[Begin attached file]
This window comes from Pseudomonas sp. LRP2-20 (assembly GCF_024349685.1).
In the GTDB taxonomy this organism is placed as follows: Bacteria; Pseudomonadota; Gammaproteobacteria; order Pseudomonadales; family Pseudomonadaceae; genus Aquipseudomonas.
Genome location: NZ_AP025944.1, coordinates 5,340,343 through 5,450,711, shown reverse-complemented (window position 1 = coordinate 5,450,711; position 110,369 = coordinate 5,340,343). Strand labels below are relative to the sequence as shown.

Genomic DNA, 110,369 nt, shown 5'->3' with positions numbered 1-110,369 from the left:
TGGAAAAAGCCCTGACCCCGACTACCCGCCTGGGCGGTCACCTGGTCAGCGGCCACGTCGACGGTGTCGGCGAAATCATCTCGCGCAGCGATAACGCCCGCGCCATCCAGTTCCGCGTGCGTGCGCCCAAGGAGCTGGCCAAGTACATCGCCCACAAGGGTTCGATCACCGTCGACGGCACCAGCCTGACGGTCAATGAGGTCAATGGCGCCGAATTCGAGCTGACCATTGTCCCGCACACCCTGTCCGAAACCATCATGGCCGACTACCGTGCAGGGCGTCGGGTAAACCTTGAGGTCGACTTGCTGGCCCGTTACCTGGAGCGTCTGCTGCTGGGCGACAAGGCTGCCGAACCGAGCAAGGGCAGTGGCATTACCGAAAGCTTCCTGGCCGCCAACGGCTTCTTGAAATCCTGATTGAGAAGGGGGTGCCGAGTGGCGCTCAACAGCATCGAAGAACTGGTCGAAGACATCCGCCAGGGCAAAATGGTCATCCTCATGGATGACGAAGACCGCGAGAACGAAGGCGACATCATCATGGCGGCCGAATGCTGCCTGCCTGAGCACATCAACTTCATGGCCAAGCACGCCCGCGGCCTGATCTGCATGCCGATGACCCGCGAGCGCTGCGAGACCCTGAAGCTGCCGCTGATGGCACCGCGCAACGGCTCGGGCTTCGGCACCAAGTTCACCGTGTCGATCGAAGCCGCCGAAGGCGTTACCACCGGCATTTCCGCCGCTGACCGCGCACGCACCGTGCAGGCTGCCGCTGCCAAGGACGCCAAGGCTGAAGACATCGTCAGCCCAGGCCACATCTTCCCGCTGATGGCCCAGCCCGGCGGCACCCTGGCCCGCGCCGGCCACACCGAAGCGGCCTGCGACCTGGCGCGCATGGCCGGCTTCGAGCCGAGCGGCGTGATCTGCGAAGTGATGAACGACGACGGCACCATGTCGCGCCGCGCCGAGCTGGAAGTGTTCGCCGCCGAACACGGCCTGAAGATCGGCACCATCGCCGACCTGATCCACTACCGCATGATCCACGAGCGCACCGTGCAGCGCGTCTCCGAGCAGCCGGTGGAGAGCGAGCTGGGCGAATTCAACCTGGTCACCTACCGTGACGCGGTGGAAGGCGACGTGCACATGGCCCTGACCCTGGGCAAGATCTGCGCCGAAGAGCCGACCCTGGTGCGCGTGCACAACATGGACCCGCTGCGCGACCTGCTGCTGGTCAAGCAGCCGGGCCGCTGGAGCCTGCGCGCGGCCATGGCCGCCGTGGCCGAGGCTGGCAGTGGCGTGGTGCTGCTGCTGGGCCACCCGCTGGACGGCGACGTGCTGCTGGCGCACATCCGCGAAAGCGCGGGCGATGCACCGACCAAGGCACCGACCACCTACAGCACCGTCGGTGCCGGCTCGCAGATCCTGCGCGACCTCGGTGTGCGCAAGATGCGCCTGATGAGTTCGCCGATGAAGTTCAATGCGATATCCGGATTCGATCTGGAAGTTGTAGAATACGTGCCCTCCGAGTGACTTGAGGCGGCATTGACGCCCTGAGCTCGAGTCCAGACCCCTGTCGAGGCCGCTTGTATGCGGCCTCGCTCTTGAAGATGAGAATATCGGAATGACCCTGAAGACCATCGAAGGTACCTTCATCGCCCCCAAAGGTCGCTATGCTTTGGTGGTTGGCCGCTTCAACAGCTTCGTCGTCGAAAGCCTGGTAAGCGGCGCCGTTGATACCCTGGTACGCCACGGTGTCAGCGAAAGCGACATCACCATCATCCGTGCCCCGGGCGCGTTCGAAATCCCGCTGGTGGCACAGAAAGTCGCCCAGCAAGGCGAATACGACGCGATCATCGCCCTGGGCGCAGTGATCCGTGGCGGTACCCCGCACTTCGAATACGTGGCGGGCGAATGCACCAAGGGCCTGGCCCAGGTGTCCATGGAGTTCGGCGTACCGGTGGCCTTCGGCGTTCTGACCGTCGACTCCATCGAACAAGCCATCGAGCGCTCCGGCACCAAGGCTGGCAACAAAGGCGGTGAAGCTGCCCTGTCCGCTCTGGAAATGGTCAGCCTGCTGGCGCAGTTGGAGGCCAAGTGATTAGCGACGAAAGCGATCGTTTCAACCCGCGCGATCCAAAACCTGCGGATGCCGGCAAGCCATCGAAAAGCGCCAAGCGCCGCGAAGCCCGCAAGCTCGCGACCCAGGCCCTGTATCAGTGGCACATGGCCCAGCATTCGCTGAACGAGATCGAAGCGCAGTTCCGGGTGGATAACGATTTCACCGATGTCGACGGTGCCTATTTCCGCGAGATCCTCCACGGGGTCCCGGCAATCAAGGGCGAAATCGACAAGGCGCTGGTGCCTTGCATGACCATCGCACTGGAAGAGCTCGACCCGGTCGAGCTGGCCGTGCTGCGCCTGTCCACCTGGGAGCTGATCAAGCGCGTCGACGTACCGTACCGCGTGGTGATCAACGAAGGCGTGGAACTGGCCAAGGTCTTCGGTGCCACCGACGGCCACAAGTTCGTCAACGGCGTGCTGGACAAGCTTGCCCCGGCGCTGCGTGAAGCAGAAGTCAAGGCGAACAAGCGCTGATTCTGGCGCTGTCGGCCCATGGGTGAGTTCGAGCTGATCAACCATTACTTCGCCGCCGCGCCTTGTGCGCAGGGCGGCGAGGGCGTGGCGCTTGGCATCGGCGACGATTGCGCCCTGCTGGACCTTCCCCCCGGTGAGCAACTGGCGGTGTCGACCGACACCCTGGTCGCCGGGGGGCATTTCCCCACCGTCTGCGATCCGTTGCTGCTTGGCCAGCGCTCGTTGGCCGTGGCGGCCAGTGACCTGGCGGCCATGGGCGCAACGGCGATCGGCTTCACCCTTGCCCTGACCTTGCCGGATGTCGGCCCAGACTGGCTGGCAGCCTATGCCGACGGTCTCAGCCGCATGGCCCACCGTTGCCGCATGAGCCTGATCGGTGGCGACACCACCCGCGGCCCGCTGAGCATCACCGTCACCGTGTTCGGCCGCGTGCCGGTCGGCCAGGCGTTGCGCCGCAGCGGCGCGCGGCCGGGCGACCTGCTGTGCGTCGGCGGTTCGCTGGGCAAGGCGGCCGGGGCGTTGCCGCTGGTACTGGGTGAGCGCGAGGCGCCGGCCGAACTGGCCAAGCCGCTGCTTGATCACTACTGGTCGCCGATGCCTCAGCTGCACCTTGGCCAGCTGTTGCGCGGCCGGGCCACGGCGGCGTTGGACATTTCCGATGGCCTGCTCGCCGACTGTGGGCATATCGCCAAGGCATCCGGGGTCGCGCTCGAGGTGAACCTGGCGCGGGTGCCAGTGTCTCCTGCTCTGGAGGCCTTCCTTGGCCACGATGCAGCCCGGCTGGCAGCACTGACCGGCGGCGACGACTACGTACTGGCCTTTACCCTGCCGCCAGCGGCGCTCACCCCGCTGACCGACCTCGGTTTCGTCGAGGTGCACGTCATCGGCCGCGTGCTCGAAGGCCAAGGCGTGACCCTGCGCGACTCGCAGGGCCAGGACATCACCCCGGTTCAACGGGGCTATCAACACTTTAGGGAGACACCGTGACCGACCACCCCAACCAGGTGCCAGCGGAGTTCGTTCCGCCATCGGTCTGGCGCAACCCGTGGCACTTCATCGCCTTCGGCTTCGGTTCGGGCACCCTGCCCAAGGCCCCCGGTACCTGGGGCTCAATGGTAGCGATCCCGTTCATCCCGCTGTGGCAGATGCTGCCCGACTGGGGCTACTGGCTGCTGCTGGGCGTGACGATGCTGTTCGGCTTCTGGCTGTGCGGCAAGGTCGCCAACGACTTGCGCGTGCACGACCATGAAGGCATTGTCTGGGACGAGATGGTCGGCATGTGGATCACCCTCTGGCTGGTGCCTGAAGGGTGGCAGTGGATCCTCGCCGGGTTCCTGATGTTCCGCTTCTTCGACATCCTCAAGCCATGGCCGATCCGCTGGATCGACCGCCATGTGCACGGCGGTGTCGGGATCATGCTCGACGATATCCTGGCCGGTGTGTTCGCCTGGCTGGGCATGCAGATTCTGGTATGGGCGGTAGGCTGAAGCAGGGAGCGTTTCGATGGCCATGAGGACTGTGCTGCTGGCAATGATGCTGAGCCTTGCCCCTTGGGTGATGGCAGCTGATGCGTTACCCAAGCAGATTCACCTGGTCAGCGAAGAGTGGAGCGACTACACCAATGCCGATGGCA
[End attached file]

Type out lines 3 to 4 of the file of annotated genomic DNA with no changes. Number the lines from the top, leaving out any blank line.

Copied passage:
Genome location: NZ_AP025944.1, coordinates 5,340,343 through 5,450,711, shown reverse-complemented (window position 1 = coordinate 5,450,711; position 110,369 = coordinate 5,340,343). Strand labels below are relative to the sequence as shown.

Genomic DNA, 110,369 nt, shown 5'->3' with positions numbered 1-110,369 from the left: